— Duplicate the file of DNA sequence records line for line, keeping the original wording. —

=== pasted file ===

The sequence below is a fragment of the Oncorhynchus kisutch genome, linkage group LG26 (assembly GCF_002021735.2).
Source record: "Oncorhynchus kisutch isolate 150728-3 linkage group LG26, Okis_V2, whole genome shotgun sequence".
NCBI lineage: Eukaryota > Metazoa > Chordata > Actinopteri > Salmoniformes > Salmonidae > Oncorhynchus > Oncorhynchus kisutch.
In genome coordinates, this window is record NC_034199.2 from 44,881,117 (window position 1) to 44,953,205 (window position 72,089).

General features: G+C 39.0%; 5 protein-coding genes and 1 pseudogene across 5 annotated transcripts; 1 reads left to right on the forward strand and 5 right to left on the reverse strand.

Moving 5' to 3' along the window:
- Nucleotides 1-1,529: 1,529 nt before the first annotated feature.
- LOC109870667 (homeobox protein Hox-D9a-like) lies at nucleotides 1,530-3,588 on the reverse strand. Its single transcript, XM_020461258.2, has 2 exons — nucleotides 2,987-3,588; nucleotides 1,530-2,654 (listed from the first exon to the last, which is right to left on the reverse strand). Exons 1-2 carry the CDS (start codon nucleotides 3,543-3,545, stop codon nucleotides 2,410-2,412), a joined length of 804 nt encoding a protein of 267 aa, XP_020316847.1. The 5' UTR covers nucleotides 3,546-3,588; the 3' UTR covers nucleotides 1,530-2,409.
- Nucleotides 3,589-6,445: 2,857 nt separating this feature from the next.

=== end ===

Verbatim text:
The sequence below is a fragment of the Oncorhynchus kisutch genome, linkage group LG26 (assembly GCF_002021735.2).
Source record: "Oncorhynchus kisutch isolate 150728-3 linkage group LG26, Okis_V2, whole genome shotgun sequence".
NCBI lineage: Eukaryota > Metazoa > Chordata > Actinopteri > Salmoniformes > Salmonidae > Oncorhynchus > Oncorhynchus kisutch.
In genome coordinates, this window is record NC_034199.2 from 44,881,117 (window position 1) to 44,953,205 (window position 72,089).

General features: G+C 39.0%; 5 protein-coding genes and 1 pseudogene across 5 annotated transcripts; 1 reads left to right on the forward strand and 5 right to left on the reverse strand.

Moving 5' to 3' along the window:
- Nucleotides 1-1,529: 1,529 nt before the first annotated feature.
- LOC109870667 (homeobox protein Hox-D9a-like) lies at nucleotides 1,530-3,588 on the reverse strand. Its single transcript, XM_020461258.2, has 2 exons — nucleotides 2,987-3,588; nucleotides 1,530-2,654 (listed from the first exon to the last, which is right to left on the reverse strand). Exons 1-2 carry the CDS (start codon nucleotides 3,543-3,545, stop codon nucleotides 2,410-2,412), a joined length of 804 nt encoding a protein of 267 aa, XP_020316847.1. The 5' UTR covers nucleotides 3,546-3,588; the 3' UTR covers nucleotides 1,530-2,409.
- Nucleotides 3,589-6,445: 2,857 nt separating this feature from the next.